I wrote recently about audiobooks and how they fit into the tradition of oral storytelling. And as so often happens, I realised after that post that I’d had a narrow viewpoint. As a result, I’d missed one of the places where the oral tradition is most vibrantly and excitingly alive.
I refer of course to bedtime stories.
Up the stairs to bed
Bedtime stories are a part of almost every childhood. A parent sat by the side of the bed, reading to their child, discussing what the book’s about. It’s a wonderful bonding experience, a chance for the child to develop a love of books. Maybe they do voices. Maybe the child joins in on the bits they know. It’s great fun.
I had first hand experience of this on Wednesday, when I told bedtime stories to my nieces, Ever-ready and the Princess. We had a picture book about sticking plasters, and a chapter from Philip Reeve‘s Larklight. Like in days of old, we gathered together for the story telling, sharing every spell-binding moment. It made me feel close to my nieces, gave us something to talk about the next morning (oh those villainous moobs!), and was the most fun I had all week.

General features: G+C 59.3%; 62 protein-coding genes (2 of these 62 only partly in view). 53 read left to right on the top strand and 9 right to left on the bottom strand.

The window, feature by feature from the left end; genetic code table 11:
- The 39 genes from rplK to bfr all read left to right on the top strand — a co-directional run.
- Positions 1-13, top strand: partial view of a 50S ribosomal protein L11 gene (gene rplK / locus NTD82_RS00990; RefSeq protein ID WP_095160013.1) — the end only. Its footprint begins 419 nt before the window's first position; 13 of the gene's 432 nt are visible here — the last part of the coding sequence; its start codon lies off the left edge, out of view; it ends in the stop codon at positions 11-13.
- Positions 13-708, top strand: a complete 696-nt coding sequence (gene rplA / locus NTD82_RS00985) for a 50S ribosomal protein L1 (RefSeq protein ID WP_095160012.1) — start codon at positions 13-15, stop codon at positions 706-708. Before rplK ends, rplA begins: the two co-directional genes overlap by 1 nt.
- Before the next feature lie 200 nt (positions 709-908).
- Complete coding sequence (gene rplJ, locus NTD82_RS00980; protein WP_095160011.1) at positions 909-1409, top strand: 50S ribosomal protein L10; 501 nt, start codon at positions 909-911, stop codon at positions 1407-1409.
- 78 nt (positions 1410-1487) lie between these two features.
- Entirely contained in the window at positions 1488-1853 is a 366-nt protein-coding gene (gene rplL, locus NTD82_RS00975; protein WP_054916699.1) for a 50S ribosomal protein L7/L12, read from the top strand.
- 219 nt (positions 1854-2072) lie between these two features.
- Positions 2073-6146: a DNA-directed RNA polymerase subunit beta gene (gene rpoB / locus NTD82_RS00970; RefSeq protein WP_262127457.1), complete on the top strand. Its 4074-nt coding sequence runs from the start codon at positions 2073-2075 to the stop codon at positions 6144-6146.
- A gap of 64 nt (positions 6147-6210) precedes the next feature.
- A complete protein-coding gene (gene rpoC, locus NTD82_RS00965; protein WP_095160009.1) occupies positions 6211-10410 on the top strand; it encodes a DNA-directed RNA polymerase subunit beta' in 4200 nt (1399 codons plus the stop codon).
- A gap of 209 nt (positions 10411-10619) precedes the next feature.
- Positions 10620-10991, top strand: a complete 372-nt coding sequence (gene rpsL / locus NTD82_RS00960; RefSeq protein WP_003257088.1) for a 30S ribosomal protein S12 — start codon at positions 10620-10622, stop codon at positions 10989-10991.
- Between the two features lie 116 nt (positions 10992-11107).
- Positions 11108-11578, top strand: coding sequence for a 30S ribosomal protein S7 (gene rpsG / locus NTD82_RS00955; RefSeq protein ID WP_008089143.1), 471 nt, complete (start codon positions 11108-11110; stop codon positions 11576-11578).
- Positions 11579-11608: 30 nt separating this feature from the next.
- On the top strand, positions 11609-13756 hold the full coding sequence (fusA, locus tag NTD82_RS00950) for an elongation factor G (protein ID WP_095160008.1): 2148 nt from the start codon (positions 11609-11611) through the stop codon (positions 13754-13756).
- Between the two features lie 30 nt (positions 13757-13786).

Of course, bedtime stories aren’t only for children. Mrs K and I have, from time to time, read books to each other as we settle down for the night. Whether it’s sharing a particularly good passage from a novel, an interesting snippet from a factual book, or working our way through a story together a chapter at a time, it’s a relaxing way to end the day. I don’t know how many couples do this, but I do know that we’re not the only ones.
From the campfire to the bedroom
So I guess not much has changed. We’ve just moved our story-telling to a more comfortable location, and I’m happy with that.
Do you still enjoy a good bedtime story? What were your favourite bedtime stories as a child? Which ones are you reading with your kids now? Leave a comment below, gather round the digital campfire and share a tale.